Trade secret protection under state vs. federal law
Parties in Texas long had to look to the common law when litigating to protect their trade secrets. That has all changed.
In 2013, Texas joined the vast majority of states and enacted the Uniform Trade Secrets Act (UTSA), found at Section 134A.001, et. seq. of the Texas Civil Practice & Remedies Code. The UTSA went into effect on September 1, 2013 and displaces all other laws in the state providing civil remedies for misappropriation of trade secrets.
Then, on May 11, 2016, the federal Defend Trade Secrets Act (DTSA) was signed into law and took effect immediately. The DTSA creates, for the first time, a federal civil cause of action for misappropriation of trade secrets.
The DTSA was modeled after the UTSA, adopted in some form by almost every state, so the statutes are similar in many respects. For example, the definition of “misappropriation” is virtually identical in both statutes; essentially, the acquisition, disclosure or use of a trade secret belonging to someone else without his or her consent will constitute misappropriation. Tex. Civ. Prac. & Rem. Code §§ 134A.002(3); 18 U.S.C. § 1839(5).
Moreover, both the UTSA and the DTSA allow for the recovery of actual damages, as well as attorney’s fees and exemplary damages of 2 times damages in the event the misappropriation was willful and malicious. Tex. Civ. Prac. & Rem. Code §§ 134A.004(a)-(b) and 134A.005(3); 18 U.S.C. §§ 1836(b)(3)(B)(i)(I), 18 U.S.C. §§ 1836(b)(3)(C), 18 U.S.C. §§ 1836(b)(3)(D). And, both the UTSA and the DTSA provide courts with broad latitude to enter protective orders, or take other necessary actions, to protect the secrecy or confidentiality of trade secrets during litigation. Tex. Civ. Prac. & Rem. Code § 134A.006; 18 U.S.C. § 1835(a).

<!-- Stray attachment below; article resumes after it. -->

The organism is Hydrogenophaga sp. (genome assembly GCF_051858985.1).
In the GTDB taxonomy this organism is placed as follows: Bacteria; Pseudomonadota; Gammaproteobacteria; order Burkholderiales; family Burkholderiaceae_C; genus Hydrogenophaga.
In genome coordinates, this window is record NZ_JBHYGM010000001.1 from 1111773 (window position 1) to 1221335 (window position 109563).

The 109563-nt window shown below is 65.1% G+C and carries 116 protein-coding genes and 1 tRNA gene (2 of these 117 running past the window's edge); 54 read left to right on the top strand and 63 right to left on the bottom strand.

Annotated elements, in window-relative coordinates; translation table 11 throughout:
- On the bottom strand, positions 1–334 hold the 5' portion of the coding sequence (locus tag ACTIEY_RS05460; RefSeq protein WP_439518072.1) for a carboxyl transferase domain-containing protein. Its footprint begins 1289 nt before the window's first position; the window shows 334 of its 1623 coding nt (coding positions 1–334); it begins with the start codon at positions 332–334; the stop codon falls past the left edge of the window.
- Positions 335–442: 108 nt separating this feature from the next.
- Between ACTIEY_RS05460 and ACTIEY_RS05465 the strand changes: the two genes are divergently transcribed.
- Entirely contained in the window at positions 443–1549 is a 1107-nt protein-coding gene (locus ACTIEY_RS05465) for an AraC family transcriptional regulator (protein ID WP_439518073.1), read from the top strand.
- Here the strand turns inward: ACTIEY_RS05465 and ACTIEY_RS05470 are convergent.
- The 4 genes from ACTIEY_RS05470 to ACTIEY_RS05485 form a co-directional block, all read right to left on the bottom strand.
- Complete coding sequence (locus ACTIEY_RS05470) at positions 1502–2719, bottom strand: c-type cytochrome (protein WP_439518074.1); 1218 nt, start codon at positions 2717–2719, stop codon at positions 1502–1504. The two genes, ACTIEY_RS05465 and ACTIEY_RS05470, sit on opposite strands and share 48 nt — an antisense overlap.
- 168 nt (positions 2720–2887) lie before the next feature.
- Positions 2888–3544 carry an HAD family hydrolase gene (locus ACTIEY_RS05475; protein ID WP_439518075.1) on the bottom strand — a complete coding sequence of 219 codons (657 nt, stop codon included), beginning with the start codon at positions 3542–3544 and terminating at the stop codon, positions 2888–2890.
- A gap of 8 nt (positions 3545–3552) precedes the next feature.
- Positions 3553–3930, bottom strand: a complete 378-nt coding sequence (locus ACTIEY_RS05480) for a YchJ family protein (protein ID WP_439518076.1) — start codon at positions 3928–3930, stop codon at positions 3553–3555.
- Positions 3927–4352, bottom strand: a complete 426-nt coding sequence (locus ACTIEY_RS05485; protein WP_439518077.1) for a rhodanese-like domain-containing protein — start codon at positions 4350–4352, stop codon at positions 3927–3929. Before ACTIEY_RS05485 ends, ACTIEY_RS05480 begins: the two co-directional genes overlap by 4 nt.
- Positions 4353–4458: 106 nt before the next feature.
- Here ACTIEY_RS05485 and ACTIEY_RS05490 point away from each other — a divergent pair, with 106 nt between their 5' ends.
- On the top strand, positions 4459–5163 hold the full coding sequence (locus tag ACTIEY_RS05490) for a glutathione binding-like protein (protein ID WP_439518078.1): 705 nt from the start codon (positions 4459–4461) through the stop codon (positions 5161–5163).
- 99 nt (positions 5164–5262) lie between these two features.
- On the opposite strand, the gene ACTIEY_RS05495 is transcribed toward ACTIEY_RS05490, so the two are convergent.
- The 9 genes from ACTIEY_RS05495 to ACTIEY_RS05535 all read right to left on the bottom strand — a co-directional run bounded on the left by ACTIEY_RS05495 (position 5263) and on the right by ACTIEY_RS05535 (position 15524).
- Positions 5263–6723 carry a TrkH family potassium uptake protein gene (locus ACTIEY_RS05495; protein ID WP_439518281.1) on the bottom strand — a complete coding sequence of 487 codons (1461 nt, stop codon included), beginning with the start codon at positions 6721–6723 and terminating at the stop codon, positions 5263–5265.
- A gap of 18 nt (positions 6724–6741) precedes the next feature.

However, there are differences between the UTSA and the DTSA. One such difference – although not a major one – is the definition of what constitutes a “trade secret.”
UTSA definition of “trade secret” – Tex. Civ. Prac. & Rem. Code § 134A.002(6):
“information, including a formula, pattern, compilation, program, device, method, technique, process, financial data, or list of actual or potential customers or suppliers, that: (A) derives independent economic value, actual or potential, from not being generally known to, and not being readily ascertainable by proper means by, other persons who can obtain economic value from its disclosure or use; and (B) is the subject of efforts that are reasonable under the circumstances to maintain its secrecy.”
DTSA definition of “trade secret” – 18 U.S.C. § 1839(3):
“all forms and types of financial, business, scientific, technical, economic, or engineering information, including patterns, plans, compilations, program devices, formulas, designs, prototypes, methods, techniques, processes, procedures, programs, or codes, whether tangible or intangible, and whether or how stored, compiled, or memorialized physically, electronically, graphically, photographically, or in writing if – (A) the owner thereof has taken reasonable measures to keep such information secret; and (B) the information derives independent economic value, actual or potential, from not being generally known to, and not being readily ascertainable through proper means by, another person who can obtain economic value from the disclosure or use of the information.”